The ruddy crake can be identified by its ruddy plumage that can vary in shade and gray head with dark brown wings and tail. It is mostly bright chestnut in colour with a paler chin and belly, blackish crown and dark grey ear-coverts. Ruddy crakes are about the size of a sparrow. It is a small crake, 14–16.5 cm in length. Immature ruddy crakes tend to show discoloration on their midline or nape, such as a pale midline or chestnut colored nape. The bill is black, the iris is red and the legs and feet are olive-green. This distinct characteristic of yellow green legs, differentiating it from other small birds.  The ruddy crake has a short black conical bill, and it has wide spread feet specifically adapted for wet habitats. Female ruddy crakes are more drab than males, and the males have rusty red plumage on the breast.
Habitat and distribution
The ruddy crake, similar to others in the Rallidae family, prefers wet pastures and marshes, especially the tall grasses.  The ruddy crake populates the lowlands of the Caribbean, including areas of the Veracruz east, Yucatan Peninsula, and Honduras. The bird occurs from Mexico south to north-west Costa Rica. It is found in freshwater habitats such as marshes, reedbeds, damp fields and ditches.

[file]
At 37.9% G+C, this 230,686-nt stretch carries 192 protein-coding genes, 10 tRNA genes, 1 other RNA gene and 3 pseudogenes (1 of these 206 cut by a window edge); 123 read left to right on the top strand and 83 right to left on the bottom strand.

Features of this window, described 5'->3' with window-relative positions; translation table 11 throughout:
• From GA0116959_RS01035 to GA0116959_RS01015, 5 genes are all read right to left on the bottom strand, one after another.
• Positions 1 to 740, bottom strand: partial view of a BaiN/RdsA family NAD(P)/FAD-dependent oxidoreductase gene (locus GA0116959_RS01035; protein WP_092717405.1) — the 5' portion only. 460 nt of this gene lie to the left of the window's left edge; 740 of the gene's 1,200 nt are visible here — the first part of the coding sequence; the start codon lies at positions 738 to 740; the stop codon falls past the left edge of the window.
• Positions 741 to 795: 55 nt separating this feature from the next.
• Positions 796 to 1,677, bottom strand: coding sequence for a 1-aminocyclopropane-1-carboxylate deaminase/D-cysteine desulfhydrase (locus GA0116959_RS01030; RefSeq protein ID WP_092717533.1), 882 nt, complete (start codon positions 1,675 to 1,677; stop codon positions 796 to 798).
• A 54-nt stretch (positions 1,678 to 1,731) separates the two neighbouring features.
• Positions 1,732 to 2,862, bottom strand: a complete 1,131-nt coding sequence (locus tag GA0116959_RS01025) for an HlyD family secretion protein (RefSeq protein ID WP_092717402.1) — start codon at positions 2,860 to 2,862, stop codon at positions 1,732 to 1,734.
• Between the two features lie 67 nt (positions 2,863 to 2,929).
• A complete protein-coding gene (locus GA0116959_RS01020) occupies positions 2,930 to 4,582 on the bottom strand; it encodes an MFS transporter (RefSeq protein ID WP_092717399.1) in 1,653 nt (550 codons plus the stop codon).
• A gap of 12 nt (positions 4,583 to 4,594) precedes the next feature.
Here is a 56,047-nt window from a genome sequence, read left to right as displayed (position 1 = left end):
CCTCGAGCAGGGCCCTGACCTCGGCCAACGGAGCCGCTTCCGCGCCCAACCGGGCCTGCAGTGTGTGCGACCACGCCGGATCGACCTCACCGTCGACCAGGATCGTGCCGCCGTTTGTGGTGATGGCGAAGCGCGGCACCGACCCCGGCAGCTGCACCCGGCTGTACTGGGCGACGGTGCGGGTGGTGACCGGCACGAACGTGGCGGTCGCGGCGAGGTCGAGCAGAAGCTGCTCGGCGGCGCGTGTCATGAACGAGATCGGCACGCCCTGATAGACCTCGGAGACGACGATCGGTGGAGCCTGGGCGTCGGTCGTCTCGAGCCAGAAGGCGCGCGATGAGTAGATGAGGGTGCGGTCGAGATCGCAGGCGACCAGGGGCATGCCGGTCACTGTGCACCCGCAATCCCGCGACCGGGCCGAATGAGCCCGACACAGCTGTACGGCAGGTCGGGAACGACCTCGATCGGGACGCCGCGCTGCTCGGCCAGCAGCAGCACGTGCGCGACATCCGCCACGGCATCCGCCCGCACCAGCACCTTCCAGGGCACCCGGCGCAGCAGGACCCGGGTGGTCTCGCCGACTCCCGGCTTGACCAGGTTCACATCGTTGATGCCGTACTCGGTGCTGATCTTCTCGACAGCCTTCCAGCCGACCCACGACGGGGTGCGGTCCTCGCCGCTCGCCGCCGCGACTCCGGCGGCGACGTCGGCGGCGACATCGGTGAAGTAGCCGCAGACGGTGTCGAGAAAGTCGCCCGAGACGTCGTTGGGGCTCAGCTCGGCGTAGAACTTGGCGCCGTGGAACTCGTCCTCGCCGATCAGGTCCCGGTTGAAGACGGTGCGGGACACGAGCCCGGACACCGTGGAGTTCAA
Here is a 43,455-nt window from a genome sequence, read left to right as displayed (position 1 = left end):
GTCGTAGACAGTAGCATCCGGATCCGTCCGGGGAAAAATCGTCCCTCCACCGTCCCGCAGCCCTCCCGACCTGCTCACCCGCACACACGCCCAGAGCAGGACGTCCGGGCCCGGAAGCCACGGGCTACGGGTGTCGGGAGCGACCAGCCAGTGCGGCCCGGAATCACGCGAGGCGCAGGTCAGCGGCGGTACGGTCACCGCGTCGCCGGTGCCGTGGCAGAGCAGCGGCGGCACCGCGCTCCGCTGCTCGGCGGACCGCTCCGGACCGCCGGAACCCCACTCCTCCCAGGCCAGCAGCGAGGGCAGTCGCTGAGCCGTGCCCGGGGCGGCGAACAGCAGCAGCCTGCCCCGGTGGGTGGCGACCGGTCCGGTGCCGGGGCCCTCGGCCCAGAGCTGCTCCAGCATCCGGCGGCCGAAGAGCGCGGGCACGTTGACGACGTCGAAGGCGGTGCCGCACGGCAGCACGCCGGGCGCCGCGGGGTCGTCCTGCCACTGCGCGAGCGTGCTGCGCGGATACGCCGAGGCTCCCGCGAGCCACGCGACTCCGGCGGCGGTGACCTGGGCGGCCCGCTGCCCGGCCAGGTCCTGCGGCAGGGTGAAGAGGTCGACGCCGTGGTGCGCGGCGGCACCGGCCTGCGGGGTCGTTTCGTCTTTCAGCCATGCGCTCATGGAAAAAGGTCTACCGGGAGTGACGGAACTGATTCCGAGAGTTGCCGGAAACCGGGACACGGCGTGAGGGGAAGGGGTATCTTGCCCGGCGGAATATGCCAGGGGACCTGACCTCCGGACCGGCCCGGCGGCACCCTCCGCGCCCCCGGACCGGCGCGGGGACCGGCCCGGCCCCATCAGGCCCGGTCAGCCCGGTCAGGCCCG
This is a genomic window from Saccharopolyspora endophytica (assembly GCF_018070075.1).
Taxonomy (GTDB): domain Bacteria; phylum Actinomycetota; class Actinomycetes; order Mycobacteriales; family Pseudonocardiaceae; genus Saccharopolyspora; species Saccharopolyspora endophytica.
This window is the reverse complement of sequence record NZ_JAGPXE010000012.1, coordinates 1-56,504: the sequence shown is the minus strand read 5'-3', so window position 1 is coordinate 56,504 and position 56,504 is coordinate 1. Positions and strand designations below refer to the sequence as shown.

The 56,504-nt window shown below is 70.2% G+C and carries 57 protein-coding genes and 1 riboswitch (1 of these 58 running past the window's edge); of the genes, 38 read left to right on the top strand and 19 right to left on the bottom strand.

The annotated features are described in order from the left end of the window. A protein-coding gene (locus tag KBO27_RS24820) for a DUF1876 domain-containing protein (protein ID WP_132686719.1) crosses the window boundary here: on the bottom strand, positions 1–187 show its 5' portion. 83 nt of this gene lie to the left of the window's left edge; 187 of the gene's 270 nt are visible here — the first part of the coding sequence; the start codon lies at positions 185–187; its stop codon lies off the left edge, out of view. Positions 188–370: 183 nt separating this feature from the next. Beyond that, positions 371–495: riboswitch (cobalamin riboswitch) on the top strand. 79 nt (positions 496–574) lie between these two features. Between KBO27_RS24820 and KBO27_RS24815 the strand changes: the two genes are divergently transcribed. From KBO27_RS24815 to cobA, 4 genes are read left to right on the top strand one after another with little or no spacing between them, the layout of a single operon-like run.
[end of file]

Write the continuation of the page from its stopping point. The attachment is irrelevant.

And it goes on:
In the 1960s and 1970s, the ruddy crake was regarded as the most abundant crake in its range in Mexico, while it is considered rare in Costa Rica. Based on range maps, the breeding distribution is 655,600 kilometers squared. The ruddy crake was listed as possibly extinct by the Asociación Ornitológica de Costa Rica because there were no sightings for two decades. However, in May of 2007 a ruddy crake was viewed near the trail by the La Selva Biological Research Station, indicating a widespread range.
The ruddy crake eats invertebrates and plants near the surface of water, including decaying plants, water snails, water beetles, mosquito larvae, and mayflies in the wetland habitat.
In crake reproduction, they lay 6-12 eggs in a nest near the water made from plants. The male and female take turns sitting on the eggs for three weeks, and the eggs will hatch over a week-long period. The male will care for the chicks while the female sits on the younger eggs. Once all eggs hatch, both parents feed and guard the chicks. Often, the chicks will be split up between the two parents.
Deforestation and habitat degradation has caused decreases in the population of ruddy crakes, but land preservation by governments and other conservation groups have benefited the species. The Partners in Flight organization estimated the population of the ruddy crakes to be made up of less than 50,000 individuals. The overall population trend, however, is unable to be determined, as the volume of threats and level of threats that the species faces is uncertain.
The conservation status of the ruddy crake is currently at the level of "Least Concern".
The old Latin name for the ruddy crake was "Corethrura rubra".
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